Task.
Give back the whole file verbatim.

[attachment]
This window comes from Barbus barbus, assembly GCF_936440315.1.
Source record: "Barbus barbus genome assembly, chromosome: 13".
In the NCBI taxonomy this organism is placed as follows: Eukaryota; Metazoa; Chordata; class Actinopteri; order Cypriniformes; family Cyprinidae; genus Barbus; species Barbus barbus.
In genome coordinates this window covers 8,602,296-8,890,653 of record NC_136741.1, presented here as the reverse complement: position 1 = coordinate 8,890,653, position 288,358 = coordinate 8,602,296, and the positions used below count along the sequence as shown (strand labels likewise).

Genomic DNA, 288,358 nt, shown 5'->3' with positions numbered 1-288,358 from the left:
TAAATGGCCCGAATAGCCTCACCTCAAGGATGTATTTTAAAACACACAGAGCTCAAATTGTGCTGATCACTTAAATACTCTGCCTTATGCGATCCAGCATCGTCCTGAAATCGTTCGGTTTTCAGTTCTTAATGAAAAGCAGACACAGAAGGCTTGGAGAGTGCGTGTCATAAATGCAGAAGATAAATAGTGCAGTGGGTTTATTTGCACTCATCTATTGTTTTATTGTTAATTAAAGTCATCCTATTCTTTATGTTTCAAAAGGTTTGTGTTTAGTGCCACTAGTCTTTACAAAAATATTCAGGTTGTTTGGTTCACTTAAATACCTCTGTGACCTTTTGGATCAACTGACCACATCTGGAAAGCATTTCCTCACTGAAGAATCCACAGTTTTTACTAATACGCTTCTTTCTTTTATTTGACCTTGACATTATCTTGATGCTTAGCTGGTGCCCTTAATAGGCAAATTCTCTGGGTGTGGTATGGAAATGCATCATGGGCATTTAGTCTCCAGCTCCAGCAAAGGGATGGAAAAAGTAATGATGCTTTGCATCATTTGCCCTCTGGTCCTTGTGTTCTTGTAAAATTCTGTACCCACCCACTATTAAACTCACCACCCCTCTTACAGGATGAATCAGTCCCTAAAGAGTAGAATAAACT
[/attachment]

This window comes from Barbus barbus, assembly GCF_936440315.1.
Source record: "Barbus barbus genome assembly, chromosome: 13".
In the NCBI taxonomy this organism is placed as follows: Eukaryota; Metazoa; Chordata; class Actinopteri; order Cypriniformes; family Cyprinidae; genus Barbus; species Barbus barbus.
In genome coordinates this window covers 8,602,296-8,890,653 of record NC_136741.1, presented here as the reverse complement: position 1 = coordinate 8,890,653, position 288,358 = coordinate 8,602,296, and the positions used below count along the sequence as shown (strand labels likewise).

Genomic DNA, 288,358 nt, shown 5'->3' with positions numbered 1-288,358 from the left:
TAAATGGCCCGAATAGCCTCACCTCAAGGATGTATTTTAAAACACACAGAGCTCAAATTGTGCTGATCACTTAAATACTCTGCCTTATGCGATCCAGCATCGTCCTGAAATCGTTCGGTTTTCAGTTCTTAATGAAAAGCAGACACAGAAGGCTTGGAGAGTGCGTGTCATAAATGCAGAAGATAAATAGTGCAGTGGGTTTATTTGCACTCATCTATTGTTTTATTGTTAATTAAAGTCATCCTATTCTTTATGTTTCAAAAGGTTTGTGTTTAGTGCCACTAGTCTTTACAAAAATATTCAGGTTGTTTGGTTCACTTAAATACCTCTGTGACCTTTTGGATCAACTGACCACATCTGGAAAGCATTTCCTCACTGAAGAATCCACAGTTTTTACTAATACGCTTCTTTCTTTTATTTGACCTTGACATTATCTTGATGCTTAGCTGGTGCCCTTAATAGGCAAATTCTCTGGGTGTGGTATGGAAATGCATCATGGGCATTTAGTCTCCAGCTCCAGCAAAGGGATGGAAAAAGTAATGATGCTTTGCATCATTTGCCCTCTGGTCCTTGTGTTCTTGTAAAATTCTGTACCCACCCACTATTAAACTCACCACCCCTCTTACAGGATGAATCAGTCCCTAAAGAGTAGAATAAACT